Meanwhile, even the part of the bill that forces platforms to display seller information creates a problem with compelled speech (Section (2)(b)(1)(A)(ii)). While commercial speech can sometimes be proscribed in certain ways without offending the First Amendment, a law drafted as broadly as this one is unlikely to be able to demonstrate the narrow tailoring required to surmount that constitutional hurdle. Especially when it acknowledges with its own exceptions how unnecessary some of its requirements are. Fortunately, it avoids an additional privacy problem by allowing vendors who only have a personal phone number or residential address to not have that information posted publicly (Section (2)(b)(2)(A)(i) and (iii)). Which is good, because if bills like these were to make it functionally impossible for entrepreneurial Americans to avail themselves of ecommerce, it wouldn’t be good for them, the economy, or consumers who would have liked to buy their products. But, then again, since, by its own terms, the bill acknowledges that there may be more pragmatic ways of addressing vendor accountability, its overly prescriptive approach, which still lumps far too many dissimilar vendors together with identical requirements, is unlikely to pass constitutional muster. And its practical effect will still amount to being a gratuitous burden on vendors and the online marketplaces they depend on to conduct their businesses, needlessly making it more difficult and expensive to do so.
Then, on top of these drafting infirmities, the House version of this bill would also give state attorney generals enforcement powers (Section (1)(d)), which is always a fraught exercise when it comes to Internet commerce, because it allows some states to exert an effective veto power over online platforms that other states might prefer to benefit from. But even the FTC enforcement power the bill proposes raises issues as well (Section (2)(c)(1)). It may be proper for the FTC to go after any vendor who dupes consumers into purchasing from them, including with the illusion of accountability. But as long as consumers are on notice that they may not be able to track down the vendor later, and not deceived into believing otherwise before making their purchase, then they are as empowered to make their purchasing decisions as the FTC has any business requiring. If consumers need more information before making their purchasing decisions, then that is a pressure they can put on the vendors or online marketplaces to deliver. We don’t need a law to force it, especially not one as blunt in its effects as this one.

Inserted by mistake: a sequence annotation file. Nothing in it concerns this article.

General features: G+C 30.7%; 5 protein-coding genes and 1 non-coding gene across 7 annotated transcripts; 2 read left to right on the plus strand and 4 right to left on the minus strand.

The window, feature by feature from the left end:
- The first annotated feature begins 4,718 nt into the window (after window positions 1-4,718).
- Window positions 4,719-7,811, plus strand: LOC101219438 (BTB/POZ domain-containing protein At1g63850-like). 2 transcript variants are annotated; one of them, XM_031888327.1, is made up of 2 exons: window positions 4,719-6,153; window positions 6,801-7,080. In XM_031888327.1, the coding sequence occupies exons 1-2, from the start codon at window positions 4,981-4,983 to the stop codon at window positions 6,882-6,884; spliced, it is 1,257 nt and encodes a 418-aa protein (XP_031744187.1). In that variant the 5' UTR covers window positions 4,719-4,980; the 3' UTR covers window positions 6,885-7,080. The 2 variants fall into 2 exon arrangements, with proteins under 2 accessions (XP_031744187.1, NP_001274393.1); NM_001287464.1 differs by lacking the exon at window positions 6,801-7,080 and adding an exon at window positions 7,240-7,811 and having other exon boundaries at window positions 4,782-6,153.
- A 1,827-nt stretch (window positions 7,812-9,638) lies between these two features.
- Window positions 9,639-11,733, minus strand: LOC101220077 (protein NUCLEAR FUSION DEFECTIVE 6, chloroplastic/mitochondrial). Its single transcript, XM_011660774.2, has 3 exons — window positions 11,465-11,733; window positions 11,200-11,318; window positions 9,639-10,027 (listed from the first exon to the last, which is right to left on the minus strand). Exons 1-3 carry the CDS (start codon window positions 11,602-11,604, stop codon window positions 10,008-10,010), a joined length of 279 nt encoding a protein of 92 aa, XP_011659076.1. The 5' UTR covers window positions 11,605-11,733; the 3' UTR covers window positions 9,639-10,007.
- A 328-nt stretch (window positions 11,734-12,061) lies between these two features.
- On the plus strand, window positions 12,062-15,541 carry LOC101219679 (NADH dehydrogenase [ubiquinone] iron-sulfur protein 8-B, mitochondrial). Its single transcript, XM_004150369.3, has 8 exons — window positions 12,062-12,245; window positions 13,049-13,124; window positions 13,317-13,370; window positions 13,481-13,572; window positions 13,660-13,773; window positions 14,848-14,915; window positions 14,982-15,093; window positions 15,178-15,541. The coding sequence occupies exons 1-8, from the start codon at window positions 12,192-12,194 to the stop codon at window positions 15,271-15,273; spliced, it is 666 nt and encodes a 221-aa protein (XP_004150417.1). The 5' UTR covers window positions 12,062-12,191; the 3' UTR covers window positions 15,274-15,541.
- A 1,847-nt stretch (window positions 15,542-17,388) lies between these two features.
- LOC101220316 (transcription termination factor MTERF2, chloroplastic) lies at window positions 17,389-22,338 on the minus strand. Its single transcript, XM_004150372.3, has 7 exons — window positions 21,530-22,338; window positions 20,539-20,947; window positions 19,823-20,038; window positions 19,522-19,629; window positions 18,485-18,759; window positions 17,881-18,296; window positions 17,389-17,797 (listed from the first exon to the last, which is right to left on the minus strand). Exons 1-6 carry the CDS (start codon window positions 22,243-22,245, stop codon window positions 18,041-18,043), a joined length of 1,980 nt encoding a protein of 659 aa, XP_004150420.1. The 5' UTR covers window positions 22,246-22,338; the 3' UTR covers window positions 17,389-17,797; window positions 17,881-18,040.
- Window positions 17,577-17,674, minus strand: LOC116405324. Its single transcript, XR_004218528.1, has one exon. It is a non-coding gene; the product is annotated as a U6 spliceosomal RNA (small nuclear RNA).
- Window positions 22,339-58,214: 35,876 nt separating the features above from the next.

In fact, everything about this bill is fatally blunt. Although it in theory only applies to “high volume” sellers, the definition of high volume can reach all sorts of casual sellers.
The term ?high-volume third party seller? means a participant on an online marketplace’s platform who is a third party seller and who, in any continuous 12-month period during the previous 24 months, has entered into 200 or more discrete sales or transactions of new or unused consumer products resulting in the accumulation of an aggregate total of $5,000 or more in gross revenues. (Section (2)(e)(3)*
Also, even if some sort of law might be required to address the sales of dangerous or defective goods, there is nothing in this bill to restrict it to the sales of just these sorts of items. The requirements of the INFORM Act could just as easily reach vendors who sell books, CDs, or t-shirts, even if they only sell them periodically.
The term “consumer product” means any tangible personal property which is distributed in commerce and which is normally used for personal, family, or household purposes (including any such property intended to be attached to or installed in any real property without regard to whether it is so attached or installed). (Section (2)(e)(2) (citing 15 USC Section 2301(1)))
Given the expressive nature of these products, the mandatory identification requirements of a seller is something that directly offends the First Amendment’s right of anonymous speech. But even less dramatically, it’s still a bill that is utterly pointless, yet no less cumbersome, for vendors who sell all sorts of non-dangerous goods.
Or for any possible platform that might enable any sort of sales. While the drafters of this bill might have had certain online marketplaces and certain products in mind when they drafted it, neither its specific details, nor its general regulatory approach of burdening platforms with all responsibility for making sure bad things never happen through the Internet, are nearly so limited.
And that itself is a bad thing.
* The House version of the bill limits disclosure requirements to “any high-volume third party seller with an aggregate total of $20,000 or more in annual gross revenues on such online marketplace,” but since the statutory definition is still the lower amount, this alternate term ends up adding in more confusion, rather than relief.
Filed Under: inform act, information, marketplaces, privacy